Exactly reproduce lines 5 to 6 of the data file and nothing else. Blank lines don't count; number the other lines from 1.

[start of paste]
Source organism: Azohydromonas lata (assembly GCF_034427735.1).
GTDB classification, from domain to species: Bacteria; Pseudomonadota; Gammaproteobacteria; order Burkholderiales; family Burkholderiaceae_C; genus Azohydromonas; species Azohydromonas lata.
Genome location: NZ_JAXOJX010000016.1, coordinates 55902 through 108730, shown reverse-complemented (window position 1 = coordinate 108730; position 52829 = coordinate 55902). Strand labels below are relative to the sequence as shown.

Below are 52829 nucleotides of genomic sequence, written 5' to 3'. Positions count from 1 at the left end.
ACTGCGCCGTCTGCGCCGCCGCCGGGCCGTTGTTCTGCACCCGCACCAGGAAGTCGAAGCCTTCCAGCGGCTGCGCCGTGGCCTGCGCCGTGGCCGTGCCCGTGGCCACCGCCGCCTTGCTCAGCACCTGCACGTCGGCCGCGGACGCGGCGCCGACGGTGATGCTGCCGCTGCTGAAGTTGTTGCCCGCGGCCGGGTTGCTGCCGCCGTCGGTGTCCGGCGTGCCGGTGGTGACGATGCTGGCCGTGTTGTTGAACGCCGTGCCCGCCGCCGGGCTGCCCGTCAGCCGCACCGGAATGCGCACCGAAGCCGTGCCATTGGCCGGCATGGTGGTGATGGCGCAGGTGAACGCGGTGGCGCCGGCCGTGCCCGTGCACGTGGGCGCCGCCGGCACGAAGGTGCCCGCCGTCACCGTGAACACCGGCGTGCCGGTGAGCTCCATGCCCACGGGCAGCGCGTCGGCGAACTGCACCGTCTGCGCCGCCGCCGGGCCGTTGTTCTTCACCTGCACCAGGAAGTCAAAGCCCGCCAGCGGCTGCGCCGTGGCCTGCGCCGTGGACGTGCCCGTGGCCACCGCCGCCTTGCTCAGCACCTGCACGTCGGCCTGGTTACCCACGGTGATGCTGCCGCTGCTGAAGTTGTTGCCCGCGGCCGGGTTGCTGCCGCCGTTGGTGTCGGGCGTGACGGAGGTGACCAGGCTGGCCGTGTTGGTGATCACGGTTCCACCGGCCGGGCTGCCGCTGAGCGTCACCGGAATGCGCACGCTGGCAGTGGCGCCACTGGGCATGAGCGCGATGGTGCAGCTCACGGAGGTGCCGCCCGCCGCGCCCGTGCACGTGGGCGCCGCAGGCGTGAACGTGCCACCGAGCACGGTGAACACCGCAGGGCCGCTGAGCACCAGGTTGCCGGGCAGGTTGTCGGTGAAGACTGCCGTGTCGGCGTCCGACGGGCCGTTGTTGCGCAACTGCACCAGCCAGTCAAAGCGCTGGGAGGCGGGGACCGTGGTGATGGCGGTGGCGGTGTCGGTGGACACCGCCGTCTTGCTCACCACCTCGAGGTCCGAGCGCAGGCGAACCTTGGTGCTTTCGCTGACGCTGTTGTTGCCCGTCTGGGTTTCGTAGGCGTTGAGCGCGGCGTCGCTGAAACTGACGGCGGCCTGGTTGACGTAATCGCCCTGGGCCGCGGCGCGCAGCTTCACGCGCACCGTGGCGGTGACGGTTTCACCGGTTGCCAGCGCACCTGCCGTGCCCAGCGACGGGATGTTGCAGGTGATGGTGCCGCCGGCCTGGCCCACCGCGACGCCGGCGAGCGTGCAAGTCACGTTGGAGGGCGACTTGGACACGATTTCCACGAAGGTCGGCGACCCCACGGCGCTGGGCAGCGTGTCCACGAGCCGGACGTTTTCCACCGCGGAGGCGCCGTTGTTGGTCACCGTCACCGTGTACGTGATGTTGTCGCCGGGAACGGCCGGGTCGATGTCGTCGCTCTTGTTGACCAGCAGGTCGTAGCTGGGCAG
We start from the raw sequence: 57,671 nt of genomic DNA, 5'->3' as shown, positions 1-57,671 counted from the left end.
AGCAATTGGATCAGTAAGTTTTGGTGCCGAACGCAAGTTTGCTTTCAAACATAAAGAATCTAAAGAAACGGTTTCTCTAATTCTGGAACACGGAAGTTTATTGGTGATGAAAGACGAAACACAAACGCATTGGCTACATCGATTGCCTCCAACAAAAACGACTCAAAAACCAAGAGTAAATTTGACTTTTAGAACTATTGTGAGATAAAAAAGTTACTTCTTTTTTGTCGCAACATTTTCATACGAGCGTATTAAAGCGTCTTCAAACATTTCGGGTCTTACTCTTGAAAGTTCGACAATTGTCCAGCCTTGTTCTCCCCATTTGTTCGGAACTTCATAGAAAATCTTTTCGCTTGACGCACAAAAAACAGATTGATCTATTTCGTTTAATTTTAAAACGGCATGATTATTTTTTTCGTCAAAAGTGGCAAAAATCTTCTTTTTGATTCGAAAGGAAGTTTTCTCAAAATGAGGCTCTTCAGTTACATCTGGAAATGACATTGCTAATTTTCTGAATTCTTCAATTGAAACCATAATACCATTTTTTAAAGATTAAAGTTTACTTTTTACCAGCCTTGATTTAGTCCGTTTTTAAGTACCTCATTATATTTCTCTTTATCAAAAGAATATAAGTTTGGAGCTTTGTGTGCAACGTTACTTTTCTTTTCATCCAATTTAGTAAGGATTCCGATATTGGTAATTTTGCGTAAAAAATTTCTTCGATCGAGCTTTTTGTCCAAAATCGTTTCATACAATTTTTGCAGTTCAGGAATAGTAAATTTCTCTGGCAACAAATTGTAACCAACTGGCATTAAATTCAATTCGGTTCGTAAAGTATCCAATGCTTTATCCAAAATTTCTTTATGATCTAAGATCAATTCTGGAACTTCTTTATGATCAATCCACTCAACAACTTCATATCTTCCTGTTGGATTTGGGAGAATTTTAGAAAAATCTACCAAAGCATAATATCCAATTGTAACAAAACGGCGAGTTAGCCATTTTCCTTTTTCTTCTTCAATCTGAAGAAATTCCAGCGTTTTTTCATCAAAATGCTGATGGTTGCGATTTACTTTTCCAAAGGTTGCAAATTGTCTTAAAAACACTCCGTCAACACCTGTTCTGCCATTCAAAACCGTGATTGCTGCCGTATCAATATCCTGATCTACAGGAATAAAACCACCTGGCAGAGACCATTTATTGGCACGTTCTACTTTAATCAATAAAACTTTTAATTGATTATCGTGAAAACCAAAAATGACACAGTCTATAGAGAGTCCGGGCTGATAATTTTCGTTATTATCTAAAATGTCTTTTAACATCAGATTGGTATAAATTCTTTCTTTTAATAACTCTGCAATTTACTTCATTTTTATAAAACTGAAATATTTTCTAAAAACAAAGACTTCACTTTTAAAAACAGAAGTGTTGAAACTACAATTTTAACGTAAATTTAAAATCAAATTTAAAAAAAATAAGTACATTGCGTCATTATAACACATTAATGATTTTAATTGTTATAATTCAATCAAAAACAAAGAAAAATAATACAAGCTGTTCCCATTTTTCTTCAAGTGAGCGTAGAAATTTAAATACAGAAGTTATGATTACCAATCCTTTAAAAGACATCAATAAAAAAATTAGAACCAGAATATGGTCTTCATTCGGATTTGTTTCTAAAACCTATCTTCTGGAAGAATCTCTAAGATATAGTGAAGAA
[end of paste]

ACTGCGCCGTCTGCGCCGCCGCCGGGCCGTTGTTCTGCACCCGCACCAGGAAGTCGAAGCCTTCCAGCGGCTGCGCCGTGGCCTGCGCCGTGGCCGTGCCCGTGGCCACCGCCGCCTTGCTCAGCACCTGCACGTCGGCCGCGGACGCGGCGCCGACGGTGATGCTGCCGCTGCTGAAGTTGTTGCCCGCGGCCGGGTTGCTGCCGCCGTCGGTGTCCGGCGTGCCGGTGGTGACGATGCTGGCCGTGTTGTTGAACGCCGTGCCCGCCGCCGGGCTGCCCGTCAGCCGCACCGGAATGCGCACCGAAGCCGTGCCATTGGCCGGCATGGTGGTGATGGCGCAGGTGAACGCGGTGGCGCCGGCCGTGCCCGTGCACGTGGGCGCCGCCGGCACGAAGGTGCCCGCCGTCACCGTGAACACCGGCGTGCCGGTGAGCTCCATGCCCACGGGCAGCGCGTCGGCGAACTGCACCGTCTGCGCCGCCGCCGGGCCGTTGTTCTTCACCTGCACCAGGAAGTCAAAGCCCGCCAGCGGCTGCGCCGTGGCCTGCGCCGTGGACGTGCCCGTGGCCACCGCCGCCTTGCTCAGCACCTGCACGTCGGCCTGGTTACCCACGGTGATGCTGCCGCTGCTGAAGTTGTTGCCCGCGGCCGGGTTGCTGCCGCCGTTGGTGTCGGGCGTGACGGAGGTGACCAGGCTGGCCGTGTTGGTGATCACGGTTCCACCGGCCGGGCTGCCGCTGAGCGTCACCGGAATGCGCACGCTGGCAGTGGCGCCACTGGGCATGAGCGCGATGGTGCAGCTCACGGAGGTGCCGCCCGCCGCGCCCGTGCACGTGGGCGCCGCAGGCGTGAACGTGCCACCGAGCACGGTGAACACCGCAGGGCCGCTGAGCACCAGGTTGCCGGGCAGGTTGTCGGTGAAGACTGCCGTGTCGGCGTCCGACGGGCCGTTGTTGCGCAACTGCACCAGCCAGTCAAAGCGCTGGGAGGCGGGGACCGTGGTGATGGCGGTGGCGGTGTCGGTGGACACCGCCGTCTTGCTCACCACCTCGAGGTCCGAGCGCAGGCGAACCTTGGTGCTTTCGCTGACGCTGTTGTTGCCCGTCTGGGTTTCGTAGGCGTTGAGCGCGGCGTCGCTGAAACTGACGGCGGCCTGGTTGACGTAATCGCCCTGGGCCGCGGCGCGCAGCTTCACGCGCACCGTGGCGGTGACGGTTTCACCGGTTGCCAGCGCACCTGCCGTGCCCAGCGACGGGATGTTGCAGGTGATGGTGCCGCCGGCCTGGCCCACCGCGACGCCGGCGAGCGTGCAAGTCACGTTGGAGGGCGACTTGGACACGATTTCCACGAAGGTCGGCGACCCCACGGCGCTGGGCAGCGTGTCCACGAGCCGGACGTTTTCCACCGCGGAGGCGCCGTTGTTGGTCACCGTCACCGTGTACGTGATGTTGTCGCCGGGAACGGCCGGGTCGATGTCGTCGCTCTTGTTGACCAGCAGGTCGTAGCTGGGCAG
We start from the raw sequence: 57,671 nt of genomic DNA, 5'->3' as shown, positions 1-57,671 counted from the left end.